The Chancellor will reveal that hundreds of thousands of people, many of whom became self-employed in 2019-20, will now be able to claim direct cash grants under the Self-Employment Income Support Scheme.
Previously they could only claim if they had filled in a recent tax return, which meant millions were shut out.
The Treasury has also confirmed that they will give a fourth grant of up to £7,500 to the self-employed.
And a fifth one will come over the summer – in line with the furlough extension.
EXTENSION OF HELP
It’s expected that the Chancellor will continue wih a raft of other support.
Business loans and grants are expected to carry on for months.
And the VAT cut for the hospitality industry is set to carry on as well, which was due to run out at the end of the month.
It’s also been rumoured that the Chancellor will continue the stamp duty holiday for another six months as well to stop the housing market from falling off a cliff.
Extra measures may be on the cards to help firms who have struggled throughout rolling lockdowns – including high street shops and pubs.
FUEL DUTY FREEZE
Fuel duty will be frozen at this week’s Budget for the TENTH year running in a major victory for the Sun’s legendary Keep It Down campaign.
Boris Johnson said: “I firmly believe that the economic recovery is going to be powered by white van man amongst others.”
HOAR understands that means freezing the hated levy at 57.95p per litre after plans to hike it were abandoned amid fears it will punish drivers who are helping the country bounce back.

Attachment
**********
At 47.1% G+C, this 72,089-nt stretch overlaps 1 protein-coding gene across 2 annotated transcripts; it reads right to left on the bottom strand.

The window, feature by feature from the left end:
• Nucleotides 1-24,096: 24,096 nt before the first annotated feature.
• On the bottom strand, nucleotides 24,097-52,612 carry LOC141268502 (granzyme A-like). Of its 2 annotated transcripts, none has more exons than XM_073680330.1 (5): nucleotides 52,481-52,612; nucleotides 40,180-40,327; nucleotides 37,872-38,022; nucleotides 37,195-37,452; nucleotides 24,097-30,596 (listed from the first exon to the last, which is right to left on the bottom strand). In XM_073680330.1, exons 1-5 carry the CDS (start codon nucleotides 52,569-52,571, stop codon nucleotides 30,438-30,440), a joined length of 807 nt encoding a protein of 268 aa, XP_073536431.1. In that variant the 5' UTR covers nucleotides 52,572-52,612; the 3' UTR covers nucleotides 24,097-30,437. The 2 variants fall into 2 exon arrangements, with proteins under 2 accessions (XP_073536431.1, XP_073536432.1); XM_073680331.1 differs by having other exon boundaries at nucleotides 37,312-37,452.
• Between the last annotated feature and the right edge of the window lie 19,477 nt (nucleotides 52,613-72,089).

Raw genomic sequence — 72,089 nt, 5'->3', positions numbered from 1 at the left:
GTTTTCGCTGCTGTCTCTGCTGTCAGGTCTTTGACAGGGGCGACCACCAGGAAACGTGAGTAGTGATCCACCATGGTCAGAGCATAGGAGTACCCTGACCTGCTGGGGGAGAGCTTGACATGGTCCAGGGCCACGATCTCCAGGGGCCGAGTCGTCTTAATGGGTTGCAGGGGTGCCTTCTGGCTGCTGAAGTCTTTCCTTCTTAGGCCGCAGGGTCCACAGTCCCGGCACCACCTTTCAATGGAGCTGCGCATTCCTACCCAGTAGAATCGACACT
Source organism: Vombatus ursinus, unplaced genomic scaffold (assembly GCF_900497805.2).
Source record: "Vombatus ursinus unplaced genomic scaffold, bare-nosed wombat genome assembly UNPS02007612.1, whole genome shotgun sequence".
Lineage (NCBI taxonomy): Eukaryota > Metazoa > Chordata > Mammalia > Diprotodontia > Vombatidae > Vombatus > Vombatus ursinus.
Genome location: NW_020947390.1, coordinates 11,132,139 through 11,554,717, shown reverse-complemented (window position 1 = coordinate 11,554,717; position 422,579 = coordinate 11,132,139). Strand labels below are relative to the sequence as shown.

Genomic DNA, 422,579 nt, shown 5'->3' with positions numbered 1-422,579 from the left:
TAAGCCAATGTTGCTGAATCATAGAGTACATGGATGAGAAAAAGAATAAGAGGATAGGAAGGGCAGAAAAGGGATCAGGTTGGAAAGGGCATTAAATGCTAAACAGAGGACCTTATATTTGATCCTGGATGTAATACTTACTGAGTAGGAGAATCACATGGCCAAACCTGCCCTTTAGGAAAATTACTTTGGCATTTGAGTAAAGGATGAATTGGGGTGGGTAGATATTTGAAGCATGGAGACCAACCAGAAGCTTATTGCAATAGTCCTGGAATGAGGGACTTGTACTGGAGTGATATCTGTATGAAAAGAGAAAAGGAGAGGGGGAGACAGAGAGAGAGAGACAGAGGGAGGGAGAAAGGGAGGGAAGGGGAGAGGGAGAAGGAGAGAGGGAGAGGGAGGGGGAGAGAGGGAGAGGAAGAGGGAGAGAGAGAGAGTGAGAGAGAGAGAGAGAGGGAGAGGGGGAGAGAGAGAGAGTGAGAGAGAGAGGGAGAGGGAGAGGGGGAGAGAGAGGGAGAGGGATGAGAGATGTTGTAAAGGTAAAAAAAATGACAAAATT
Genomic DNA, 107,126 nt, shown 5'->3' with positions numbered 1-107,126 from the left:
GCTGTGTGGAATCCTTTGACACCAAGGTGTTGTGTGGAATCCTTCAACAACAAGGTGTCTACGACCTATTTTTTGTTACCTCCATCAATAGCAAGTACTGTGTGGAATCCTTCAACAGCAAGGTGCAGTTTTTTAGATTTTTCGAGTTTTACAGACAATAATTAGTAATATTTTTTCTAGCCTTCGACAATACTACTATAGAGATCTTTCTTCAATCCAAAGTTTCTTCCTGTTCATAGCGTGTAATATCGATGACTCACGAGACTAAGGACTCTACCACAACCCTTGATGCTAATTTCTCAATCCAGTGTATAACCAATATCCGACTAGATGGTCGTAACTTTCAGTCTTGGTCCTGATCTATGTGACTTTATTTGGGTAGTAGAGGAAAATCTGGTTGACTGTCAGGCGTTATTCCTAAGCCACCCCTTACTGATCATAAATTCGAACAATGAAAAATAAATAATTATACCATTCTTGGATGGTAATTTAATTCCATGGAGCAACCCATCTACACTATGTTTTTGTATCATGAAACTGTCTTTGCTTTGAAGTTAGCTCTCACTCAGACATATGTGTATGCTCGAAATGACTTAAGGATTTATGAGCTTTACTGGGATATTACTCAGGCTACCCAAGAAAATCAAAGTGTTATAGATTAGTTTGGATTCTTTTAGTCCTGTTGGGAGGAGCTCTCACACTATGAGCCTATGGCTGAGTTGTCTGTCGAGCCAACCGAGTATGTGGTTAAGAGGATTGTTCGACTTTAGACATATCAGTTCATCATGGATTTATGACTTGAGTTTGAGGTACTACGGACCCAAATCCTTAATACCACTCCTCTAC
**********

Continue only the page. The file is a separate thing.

And a Treasury source said: “Throughout this crisis the Chancellor has protected the wallets of hard working Sun readers and that will continue at this Budget and beyond.”
VACCINE ROLLOUT CASH
The UK’s Covid vaccine rollout will receive a £1.65 billion boost in today’s Budget.
Britain is on track to jab every UK adult by July as the rollout goes from strength to strength.
As the last Budget before Britain hosts the COP26 climate summit in November, it’s expected that the Chancellor will deliver more green policies in his latest fiscal update.
Think tanks and MPs have called for him to slash VAT on green products like solar panels and light bulbs, or give tax breaks to Brits to encourage them to swap to an electric vehicle.
Brits are keen to see if the green homes grant will be scrapped next year too – which has been dogged with operational problems.
Last year home improvement grants of up to £5,000 were announced, but just a few thousand have made their way into people’s pockets so far.
The Treasury has said already that the chancellor will roll out a green savings bond scheme for Brits to invest in – which will be up and running later this summer.
The cash will be used to invest in eco-friendly projects across the nation.
ALCOHOL AND CIGS
It’s expected more tax will be whacked on cigarettes this year.
But as for alcohol, there’s set to be help for cash-strapped boozers in the Budget – possibly with a cut to some alcohol duty meaning cheaper pints across the board.
The PM hinted last week the Chancellor may consider cutting alcohol duty in pubs and slap extra on supermarkets too – which have done better in the pandemic.
Meanwhile, the public will get up to £1million to rescue their local pub or footie club from closure, HOAR revealed earlier this week.
The Chancellor will use the Budget to pledge a whopping £150 million to help neighbourhoods take over assets loved by the community.